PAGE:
Open Business Intelligence for Better Decision-Making

Open Business Intelligence for Better Decision-Making

Jorge Bernardino (Instituto Superior de Engenharia de Coimbra (ISEC), Institute Polytechnic of Coimbra, Coimbra, Portugal)
DOI: 10.4018/jicthd.2013040102
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Abstract

Decision-making is a crucial, yet challenging task in enterprise management. In many organizations, decisions are still made based on experience and intuition rather than on facts and rigorous approaches. This is often due to lack of data, unknown relationships between data and goals, conflicting goals and poorly understood risks. The success of organizations depends on fast and well-founded decisions taken by relevant people in their specific area of responsibility. Business Intelligence (BI) is a collection of decision support technologies for enterprises aimed at enabling knowledge workers such as executives, managers, and analysts to make better and faster decisions. In this paper, the authors review the concept of BI as an open innovation strategy and address the importance of BI in revolutionizing knowledge towards economics and business sustainability. The main objective is to discuss why the concept of BI has become increasingly important and presents some of the top key applications and technologies to implement open BI in organizations, which would like to enter into the new market and operate on a global scale.
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Introduction

Increasing competition, demand for profits, contracting economy, and savvy customers all require companies and organizations to make the best possible decisions. With the fast advancement of both business techniques and technologies in recent years, knowledge has become an important and strategic asset that determines the success or failure of an organization (Wit & Meyer, 2003). Studies show that a competitive advantage in the business environment depends on the accessibility to adequate and reliable information in shortest time possible and the high selectivity in the creation and use of information. An effective instrument to create, aggregate and share knowledge in an organization has therefore become a key target of management.

The need to implement decision support systems in organizations is an unavoidable reality (Arsham, 2011). Currently, the majority of organizations have Information Technology (IT) systems, designed to record and store massive amounts of data resulting from the operational activity (Kimberling, 2006). This data set has to be transformed in information and all that information will lead to knowledge useful for the organizations.

In addition, in a competitive environment, traditional decision-making approaches no longer meet the requirements of organizations for decision-making; organizations must make good use of electronic information system tools such as Business Intelligence (BI) systems to quickly acquire desirable information from huge volume of data to reduce the time and increase the efficiency of decision-making procedure. Different researchers have different definitions for business intelligence system, for example (Turban et al., 2008) defined the business intelligence system as “an umbrella term that encompasses tools, architectures, databases, data warehouses, performance management, methodologies, and so forth, all of which are integrated into a unified software suite”.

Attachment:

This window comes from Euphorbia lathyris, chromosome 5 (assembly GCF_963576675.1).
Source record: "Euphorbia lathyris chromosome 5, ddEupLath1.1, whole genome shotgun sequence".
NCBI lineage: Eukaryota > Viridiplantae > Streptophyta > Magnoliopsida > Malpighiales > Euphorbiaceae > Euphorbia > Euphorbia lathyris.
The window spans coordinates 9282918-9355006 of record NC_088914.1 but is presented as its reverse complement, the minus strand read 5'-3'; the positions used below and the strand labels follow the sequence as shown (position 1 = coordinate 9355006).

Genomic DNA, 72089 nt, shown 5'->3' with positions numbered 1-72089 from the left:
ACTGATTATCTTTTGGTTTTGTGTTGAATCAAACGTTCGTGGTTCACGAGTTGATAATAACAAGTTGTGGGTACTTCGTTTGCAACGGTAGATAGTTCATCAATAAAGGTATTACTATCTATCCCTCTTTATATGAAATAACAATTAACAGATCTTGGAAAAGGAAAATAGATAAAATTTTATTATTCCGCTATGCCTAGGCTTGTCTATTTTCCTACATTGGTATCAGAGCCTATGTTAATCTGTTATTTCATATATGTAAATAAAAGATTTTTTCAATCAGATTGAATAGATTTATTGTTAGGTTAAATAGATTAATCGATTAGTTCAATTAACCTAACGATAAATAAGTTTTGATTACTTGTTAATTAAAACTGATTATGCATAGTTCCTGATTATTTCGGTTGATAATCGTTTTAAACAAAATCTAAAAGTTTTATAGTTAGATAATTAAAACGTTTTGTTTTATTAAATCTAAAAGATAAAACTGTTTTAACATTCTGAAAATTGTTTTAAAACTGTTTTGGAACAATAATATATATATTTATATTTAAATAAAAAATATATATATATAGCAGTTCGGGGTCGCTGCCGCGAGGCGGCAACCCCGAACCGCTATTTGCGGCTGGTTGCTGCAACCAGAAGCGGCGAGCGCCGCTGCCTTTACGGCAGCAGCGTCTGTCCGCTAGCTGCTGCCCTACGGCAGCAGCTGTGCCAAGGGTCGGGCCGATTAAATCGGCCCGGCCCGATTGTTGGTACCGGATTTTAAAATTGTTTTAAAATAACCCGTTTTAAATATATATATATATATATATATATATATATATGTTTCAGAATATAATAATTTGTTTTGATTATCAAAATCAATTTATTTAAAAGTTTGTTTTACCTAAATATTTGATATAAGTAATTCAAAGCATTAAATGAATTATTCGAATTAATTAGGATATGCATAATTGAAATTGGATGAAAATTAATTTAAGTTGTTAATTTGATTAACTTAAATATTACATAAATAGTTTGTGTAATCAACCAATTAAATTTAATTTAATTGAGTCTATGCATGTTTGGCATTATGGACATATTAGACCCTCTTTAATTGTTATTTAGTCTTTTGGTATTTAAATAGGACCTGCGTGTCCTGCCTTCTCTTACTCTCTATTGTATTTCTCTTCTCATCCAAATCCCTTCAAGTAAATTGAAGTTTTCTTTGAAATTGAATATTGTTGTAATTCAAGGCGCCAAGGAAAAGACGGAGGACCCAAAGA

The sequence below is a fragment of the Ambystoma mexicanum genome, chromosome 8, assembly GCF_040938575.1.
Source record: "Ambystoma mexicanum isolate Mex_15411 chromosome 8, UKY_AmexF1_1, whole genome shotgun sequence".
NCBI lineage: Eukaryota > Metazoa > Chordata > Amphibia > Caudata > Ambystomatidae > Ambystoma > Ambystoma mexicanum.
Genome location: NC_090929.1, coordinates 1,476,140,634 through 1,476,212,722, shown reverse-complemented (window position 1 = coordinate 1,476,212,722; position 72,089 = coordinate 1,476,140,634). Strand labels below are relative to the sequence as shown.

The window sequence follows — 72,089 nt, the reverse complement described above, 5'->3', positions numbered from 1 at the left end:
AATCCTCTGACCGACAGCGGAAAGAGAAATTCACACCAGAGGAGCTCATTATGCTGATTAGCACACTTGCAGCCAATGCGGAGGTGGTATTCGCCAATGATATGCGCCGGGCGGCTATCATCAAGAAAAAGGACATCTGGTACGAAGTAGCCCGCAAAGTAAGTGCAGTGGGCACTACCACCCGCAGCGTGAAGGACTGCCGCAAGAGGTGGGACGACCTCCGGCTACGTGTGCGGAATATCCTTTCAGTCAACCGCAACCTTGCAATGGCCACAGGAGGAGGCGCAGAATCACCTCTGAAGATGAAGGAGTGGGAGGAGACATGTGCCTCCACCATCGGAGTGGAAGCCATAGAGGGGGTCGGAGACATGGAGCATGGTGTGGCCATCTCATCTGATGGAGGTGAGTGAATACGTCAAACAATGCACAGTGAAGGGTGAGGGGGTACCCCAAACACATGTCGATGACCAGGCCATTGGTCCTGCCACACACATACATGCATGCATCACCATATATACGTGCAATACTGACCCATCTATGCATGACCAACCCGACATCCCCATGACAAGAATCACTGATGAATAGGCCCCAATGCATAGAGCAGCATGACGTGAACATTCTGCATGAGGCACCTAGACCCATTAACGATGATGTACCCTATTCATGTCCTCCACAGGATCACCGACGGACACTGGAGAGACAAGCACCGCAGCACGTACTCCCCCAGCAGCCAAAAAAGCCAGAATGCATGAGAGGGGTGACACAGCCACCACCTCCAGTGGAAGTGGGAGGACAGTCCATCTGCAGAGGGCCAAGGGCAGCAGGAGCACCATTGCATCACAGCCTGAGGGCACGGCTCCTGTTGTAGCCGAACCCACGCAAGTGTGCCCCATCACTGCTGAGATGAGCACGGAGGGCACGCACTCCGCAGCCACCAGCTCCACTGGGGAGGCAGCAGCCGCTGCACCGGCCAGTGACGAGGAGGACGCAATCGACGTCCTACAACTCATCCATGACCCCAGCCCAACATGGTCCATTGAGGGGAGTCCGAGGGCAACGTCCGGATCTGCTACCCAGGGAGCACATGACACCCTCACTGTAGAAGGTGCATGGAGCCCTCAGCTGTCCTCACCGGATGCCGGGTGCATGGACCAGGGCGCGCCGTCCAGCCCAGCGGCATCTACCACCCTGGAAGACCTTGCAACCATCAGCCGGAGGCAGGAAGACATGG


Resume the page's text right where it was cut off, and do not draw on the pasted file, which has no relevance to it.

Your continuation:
Business Intelligence is one of the few forms of sustainable competitive advantage left (Burstein & Holsapple, 2008). For example, any two well-funded competitors in a market have near real access to capital, technology, market research, customer data, and distribution. People and the quality of the decisions that they make are the primary competitive differentiators in the Information Age (Lin et al., 2009). The implementation of BI components is the key to sustaining long-term competitive advantage.

Not getting or having access to information not only hinders employees’ decision-making ability and affects their individual performance − but it also has tremendous effects at the organizational level as well (SAP, 2009):

  • Questionable data reduces productivity and challenges wide-ranging consensus;

  • Decisions are delayed, resulting in missed opportunities, lost revenue, and cost escalation;

  • Reduced confidence across the organization limits momentum and helps maintain the status quo, often the least-desirable outcome.

Compounded, these effects reduce profitability for the organization and severely limit its ability to react to changes as the market evolves.

Several studies have showed how IT investments impact enterprise performance (Popovič et al., 2010). In order to capture real benefits of BI investments, as an IT investment, these studies revealed that organizations have to make a great effort (Chamoni & Gluchowski, 2004). In the earlier steps of BI system implementation the selection of the most convenient system is very important. In this paper we describe the top key systems to implement open source BI in organizations; in particular organizations which would like to enter into the new market and operate on a global scale. Thus, open source BI systems can trigger immense possibilities of accelerating knowledge acquisition, intensifying entrepreneurship development and improving business skills, therefore, leading to business sustainability. In this context open BI can be seen as another form of open innovation, which can be used by business communities, especially among SMEs.

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